This breath usually comes in and out through the nose. If that’s not possible or comfortable for you, then allow the flow of the breath to follow its easiest pathway.
How to do it
Lie down comfortably, either on your back with knee support or, after 30 weeks of pregnancy, on your left side.
Close your eyes, and begin by bringing your focus of attention down to the lowest part of the abdomen.
Let the breath move low down between navel and pubic bone.
Allow the belly to expand on the inhalation.
Allow the belly to sink back towards the spine on the exhalation.
Bear in mind that as the baby grows bigger, the discernible movement in the abdominal breath grows smaller. In the early weeks you may be able to feel as if the belly expands on the inhalation and contracts on the exhalation but by the end of pregnancy, this movement is barely detectable. At this time it can be helpful to establish an alternative connection with the abdominal breath through the hands. If you place the palms on the lowest part of the belly, with the fingers pointing downward, then you may pick up a subtle gentle movement. If not, then simply direct the focus of awareness down, through the warmth of the palms, to that part of the belly. With the palms in place, sense that the nourishing energy of the breath is travelling down to that area, by the movement of attention rather than by the movement of the muscles.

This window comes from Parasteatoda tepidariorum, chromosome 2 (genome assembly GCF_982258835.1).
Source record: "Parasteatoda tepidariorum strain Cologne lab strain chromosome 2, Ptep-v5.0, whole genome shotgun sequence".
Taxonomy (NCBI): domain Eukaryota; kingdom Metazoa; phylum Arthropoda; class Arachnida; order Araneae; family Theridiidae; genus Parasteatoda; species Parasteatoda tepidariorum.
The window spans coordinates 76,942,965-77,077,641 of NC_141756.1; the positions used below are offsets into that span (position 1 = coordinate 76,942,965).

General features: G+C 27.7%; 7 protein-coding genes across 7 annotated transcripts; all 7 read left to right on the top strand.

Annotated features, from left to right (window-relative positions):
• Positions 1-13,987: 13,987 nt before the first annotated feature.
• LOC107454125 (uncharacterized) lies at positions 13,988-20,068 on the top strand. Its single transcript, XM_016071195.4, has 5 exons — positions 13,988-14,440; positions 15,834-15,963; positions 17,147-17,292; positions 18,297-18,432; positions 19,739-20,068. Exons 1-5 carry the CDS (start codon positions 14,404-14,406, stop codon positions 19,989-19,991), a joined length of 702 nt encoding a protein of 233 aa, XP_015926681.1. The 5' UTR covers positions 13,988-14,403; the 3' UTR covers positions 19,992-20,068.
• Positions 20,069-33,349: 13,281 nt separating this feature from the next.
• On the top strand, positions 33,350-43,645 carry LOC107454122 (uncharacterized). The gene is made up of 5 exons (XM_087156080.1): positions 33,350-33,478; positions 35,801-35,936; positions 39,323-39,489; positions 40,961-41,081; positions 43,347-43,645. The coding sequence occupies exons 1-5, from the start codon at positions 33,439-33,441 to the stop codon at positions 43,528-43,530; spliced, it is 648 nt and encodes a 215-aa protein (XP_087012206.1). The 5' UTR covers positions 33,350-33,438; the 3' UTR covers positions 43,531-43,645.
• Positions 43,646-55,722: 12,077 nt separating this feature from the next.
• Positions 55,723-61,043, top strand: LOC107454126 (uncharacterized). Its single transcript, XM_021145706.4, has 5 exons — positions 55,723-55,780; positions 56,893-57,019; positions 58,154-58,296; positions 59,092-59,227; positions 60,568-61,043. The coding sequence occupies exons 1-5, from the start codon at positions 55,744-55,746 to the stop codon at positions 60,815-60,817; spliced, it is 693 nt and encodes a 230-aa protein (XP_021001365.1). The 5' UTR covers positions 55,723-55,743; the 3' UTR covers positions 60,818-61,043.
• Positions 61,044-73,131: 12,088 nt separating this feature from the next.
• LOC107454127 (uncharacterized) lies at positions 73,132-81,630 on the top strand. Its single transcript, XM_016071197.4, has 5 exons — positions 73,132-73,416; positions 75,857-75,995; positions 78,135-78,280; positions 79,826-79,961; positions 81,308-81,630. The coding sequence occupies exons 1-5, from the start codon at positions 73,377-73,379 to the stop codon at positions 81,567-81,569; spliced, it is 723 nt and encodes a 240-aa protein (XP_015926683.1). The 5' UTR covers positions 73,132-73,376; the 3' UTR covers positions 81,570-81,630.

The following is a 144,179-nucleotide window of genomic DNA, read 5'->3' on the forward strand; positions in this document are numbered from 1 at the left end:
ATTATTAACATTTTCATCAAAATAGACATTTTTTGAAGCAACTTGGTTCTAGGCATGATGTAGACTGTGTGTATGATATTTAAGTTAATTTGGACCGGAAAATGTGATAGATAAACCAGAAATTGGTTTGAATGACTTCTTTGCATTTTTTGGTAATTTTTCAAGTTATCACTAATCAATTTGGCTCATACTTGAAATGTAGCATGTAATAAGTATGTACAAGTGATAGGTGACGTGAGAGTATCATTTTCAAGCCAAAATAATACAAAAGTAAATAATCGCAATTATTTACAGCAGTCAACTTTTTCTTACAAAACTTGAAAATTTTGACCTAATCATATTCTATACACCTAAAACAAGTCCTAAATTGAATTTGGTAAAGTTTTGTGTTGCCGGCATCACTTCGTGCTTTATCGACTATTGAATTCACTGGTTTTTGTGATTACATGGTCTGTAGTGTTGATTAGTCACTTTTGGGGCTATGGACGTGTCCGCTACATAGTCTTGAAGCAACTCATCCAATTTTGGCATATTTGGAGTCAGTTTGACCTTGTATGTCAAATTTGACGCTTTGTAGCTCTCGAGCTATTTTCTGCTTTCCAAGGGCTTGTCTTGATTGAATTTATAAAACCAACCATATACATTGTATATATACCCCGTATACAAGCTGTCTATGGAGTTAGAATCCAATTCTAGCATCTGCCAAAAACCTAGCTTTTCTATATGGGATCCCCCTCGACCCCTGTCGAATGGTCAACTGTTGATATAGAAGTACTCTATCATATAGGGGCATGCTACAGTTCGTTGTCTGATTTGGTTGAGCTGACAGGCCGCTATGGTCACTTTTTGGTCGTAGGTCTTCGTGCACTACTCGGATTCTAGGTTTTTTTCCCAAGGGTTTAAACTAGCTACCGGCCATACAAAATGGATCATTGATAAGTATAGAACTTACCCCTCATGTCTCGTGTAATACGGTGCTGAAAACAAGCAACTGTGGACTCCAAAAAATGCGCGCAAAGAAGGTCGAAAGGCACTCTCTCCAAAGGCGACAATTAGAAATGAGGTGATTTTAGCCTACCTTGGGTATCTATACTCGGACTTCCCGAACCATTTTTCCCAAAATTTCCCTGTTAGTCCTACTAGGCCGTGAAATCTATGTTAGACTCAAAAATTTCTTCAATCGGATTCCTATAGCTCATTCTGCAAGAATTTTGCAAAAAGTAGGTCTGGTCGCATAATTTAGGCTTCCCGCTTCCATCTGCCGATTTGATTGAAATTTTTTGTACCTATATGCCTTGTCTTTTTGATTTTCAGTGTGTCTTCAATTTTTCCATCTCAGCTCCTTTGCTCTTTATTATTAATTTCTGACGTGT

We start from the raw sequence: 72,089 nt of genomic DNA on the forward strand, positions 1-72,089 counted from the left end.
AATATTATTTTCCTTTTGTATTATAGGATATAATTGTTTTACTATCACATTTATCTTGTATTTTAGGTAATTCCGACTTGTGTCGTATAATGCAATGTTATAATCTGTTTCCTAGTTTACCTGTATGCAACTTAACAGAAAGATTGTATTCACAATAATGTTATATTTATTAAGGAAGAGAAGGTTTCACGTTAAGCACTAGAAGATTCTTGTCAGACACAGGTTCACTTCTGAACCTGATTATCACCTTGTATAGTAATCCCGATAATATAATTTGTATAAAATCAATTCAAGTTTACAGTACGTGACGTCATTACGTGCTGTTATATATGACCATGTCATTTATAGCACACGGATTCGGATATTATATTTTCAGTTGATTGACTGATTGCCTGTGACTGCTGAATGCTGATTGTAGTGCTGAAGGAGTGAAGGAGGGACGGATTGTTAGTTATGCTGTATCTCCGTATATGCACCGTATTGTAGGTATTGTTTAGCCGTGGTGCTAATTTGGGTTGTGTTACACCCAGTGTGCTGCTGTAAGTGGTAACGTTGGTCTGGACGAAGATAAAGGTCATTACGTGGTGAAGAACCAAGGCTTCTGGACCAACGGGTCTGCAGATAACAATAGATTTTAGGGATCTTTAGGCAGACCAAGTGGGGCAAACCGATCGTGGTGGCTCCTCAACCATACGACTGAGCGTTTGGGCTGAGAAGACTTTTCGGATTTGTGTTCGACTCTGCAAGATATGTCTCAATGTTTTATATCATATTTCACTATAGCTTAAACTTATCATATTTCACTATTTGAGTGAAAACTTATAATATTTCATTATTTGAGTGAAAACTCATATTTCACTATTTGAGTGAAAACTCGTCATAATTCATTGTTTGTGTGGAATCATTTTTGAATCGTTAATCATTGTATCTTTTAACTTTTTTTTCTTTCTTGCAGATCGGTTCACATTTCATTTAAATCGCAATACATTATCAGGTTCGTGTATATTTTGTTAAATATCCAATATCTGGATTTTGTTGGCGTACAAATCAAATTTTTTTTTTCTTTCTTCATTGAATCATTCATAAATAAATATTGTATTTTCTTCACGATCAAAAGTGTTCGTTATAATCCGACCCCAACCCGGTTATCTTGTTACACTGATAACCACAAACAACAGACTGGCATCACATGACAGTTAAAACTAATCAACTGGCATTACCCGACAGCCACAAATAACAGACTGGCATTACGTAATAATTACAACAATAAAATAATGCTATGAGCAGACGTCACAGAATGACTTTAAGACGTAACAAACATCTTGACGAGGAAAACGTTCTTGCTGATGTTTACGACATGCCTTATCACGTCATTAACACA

Abdominal breathing is calming and centring. During pregnancy it is also a beautiful way to bring the focus on to the baby: ‘breathing for two’ and imagining how much more space the baby gains on the inhalation, and consciously allowing the exhalation to lower the baby deeper inside the warmth and safety of your resting body on the exhalation. Abdominal breathing in this way is helpful at the start of labour to establish the flowing rhythm of breath, and to assist the mother to enter a quiet and relaxed frame of mind. Post-natally, abdominal breathing is an effective and gentle way to begin regaining tone in the abdominal muscles.
These book extracts appear on the yogayoga website by permission of Uma Dinsmore-Tuli and are all copyrighted materials. See Uma's new books at and www.sitaram.org and www.yonishakti.co
Pregnancy & Postnatal yoga book extracts by Uma Dinsmore-Tuli:
Mother'sBreath: Postures for Pranayama
More extracts from 'Mothers Breath' coming soon...